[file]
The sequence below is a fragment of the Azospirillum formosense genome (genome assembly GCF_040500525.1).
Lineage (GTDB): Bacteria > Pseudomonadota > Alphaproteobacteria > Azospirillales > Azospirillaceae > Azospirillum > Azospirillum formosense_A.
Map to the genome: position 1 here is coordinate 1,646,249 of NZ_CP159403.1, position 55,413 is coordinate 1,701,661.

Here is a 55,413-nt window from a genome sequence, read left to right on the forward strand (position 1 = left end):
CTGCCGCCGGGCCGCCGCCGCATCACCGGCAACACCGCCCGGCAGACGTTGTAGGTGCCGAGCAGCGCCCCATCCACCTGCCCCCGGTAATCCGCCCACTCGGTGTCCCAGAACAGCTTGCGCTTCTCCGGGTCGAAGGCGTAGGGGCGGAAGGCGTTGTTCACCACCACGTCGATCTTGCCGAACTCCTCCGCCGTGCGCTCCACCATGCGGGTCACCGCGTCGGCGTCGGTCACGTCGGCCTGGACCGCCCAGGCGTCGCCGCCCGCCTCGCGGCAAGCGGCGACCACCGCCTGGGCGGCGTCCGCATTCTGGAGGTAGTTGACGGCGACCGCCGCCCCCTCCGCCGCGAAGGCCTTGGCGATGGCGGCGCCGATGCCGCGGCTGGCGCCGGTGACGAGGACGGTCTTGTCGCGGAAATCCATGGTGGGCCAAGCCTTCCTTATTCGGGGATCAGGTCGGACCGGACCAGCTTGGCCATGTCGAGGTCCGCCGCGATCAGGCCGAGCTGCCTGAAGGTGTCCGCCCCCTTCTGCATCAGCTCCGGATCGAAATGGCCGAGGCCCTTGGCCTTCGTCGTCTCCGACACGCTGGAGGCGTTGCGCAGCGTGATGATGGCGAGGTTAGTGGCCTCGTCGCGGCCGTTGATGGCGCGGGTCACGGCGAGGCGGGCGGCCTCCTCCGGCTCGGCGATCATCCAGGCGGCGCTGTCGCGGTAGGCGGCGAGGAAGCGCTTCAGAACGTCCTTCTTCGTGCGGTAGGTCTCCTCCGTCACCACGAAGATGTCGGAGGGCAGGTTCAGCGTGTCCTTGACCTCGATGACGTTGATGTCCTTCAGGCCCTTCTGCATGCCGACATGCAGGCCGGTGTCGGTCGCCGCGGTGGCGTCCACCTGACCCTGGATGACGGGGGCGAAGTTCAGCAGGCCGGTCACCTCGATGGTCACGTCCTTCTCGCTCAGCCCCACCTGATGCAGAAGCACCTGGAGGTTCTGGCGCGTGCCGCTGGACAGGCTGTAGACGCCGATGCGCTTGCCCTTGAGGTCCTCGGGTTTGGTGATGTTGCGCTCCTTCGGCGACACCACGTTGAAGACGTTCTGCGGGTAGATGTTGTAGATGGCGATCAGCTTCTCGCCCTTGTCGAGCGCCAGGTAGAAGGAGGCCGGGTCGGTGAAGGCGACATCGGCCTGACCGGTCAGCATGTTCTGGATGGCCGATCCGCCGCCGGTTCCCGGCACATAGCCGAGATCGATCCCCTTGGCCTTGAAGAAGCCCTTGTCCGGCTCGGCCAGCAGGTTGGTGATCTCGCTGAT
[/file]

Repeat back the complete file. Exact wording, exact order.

The sequence below is a fragment of the Azospirillum formosense genome (genome assembly GCF_040500525.1).
Lineage (GTDB): Bacteria > Pseudomonadota > Alphaproteobacteria > Azospirillales > Azospirillaceae > Azospirillum > Azospirillum formosense_A.
Map to the genome: position 1 here is coordinate 1,646,249 of NZ_CP159403.1, position 55,413 is coordinate 1,701,661.

Here is a 55,413-nt window from a genome sequence, read left to right on the forward strand (position 1 = left end):
CTGCCGCCGGGCCGCCGCCGCATCACCGGCAACACCGCCCGGCAGACGTTGTAGGTGCCGAGCAGCGCCCCATCCACCTGCCCCCGGTAATCCGCCCACTCGGTGTCCCAGAACAGCTTGCGCTTCTCCGGGTCGAAGGCGTAGGGGCGGAAGGCGTTGTTCACCACCACGTCGATCTTGCCGAACTCCTCCGCCGTGCGCTCCACCATGCGGGTCACCGCGTCGGCGTCGGTCACGTCGGCCTGGACCGCCCAGGCGTCGCCGCCCGCCTCGCGGCAAGCGGCGACCACCGCCTGGGCGGCGTCCGCATTCTGGAGGTAGTTGACGGCGACCGCCGCCCCCTCCGCCGCGAAGGCCTTGGCGATGGCGGCGCCGATGCCGCGGCTGGCGCCGGTGACGAGGACGGTCTTGTCGCGGAAATCCATGGTGGGCCAAGCCTTCCTTATTCGGGGATCAGGTCGGACCGGACCAGCTTGGCCATGTCGAGGTCCGCCGCGATCAGGCCGAGCTGCCTGAAGGTGTCCGCCCCCTTCTGCATCAGCTCCGGATCGAAATGGCCGAGGCCCTTGGCCTTCGTCGTCTCCGACACGCTGGAGGCGTTGCGCAGCGTGATGATGGCGAGGTTAGTGGCCTCGTCGCGGCCGTTGATGGCGCGGGTCACGGCGAGGCGGGCGGCCTCCTCCGGCTCGGCGATCATCCAGGCGGCGCTGTCGCGGTAGGCGGCGAGGAAGCGCTTCAGAACGTCCTTCTTCGTGCGGTAGGTCTCCTCCGTCACCACGAAGATGTCGGAGGGCAGGTTCAGCGTGTCCTTGACCTCGATGACGTTGATGTCCTTCAGGCCCTTCTGCATGCCGACATGCAGGCCGGTGTCGGTCGCCGCGGTGGCGTCCACCTGACCCTGGATGACGGGGGCGAAGTTCAGCAGGCCGGTCACCTCGATGGTCACGTCCTTCTCGCTCAGCCCCACCTGATGCAGAAGCACCTGGAGGTTCTGGCGCGTGCCGCTGGACAGGCTGTAGACGCCGATGCGCTTGCCCTTGAGGTCCTCGGGTTTGGTGATGTTGCGCTCCTTCGGCGACACCACGTTGAAGACGTTCTGCGGGTAGATGTTGTAGATGGCGATCAGCTTCTCGCCCTTGTCGAGCGCCAGGTAGAAGGAGGCCGGGTCGGTGAAGGCGACATCGGCCTGACCGGTCAGCATGTTCTGGATGGCCGATCCGCCGCCGGTTCCCGGCACATAGCCGAGATCGATCCCCTTGGCCTTGAAGAAGCCCTTGTCCGGCTCGGCCAGCAGGTTGGTGATCTCGCTGAT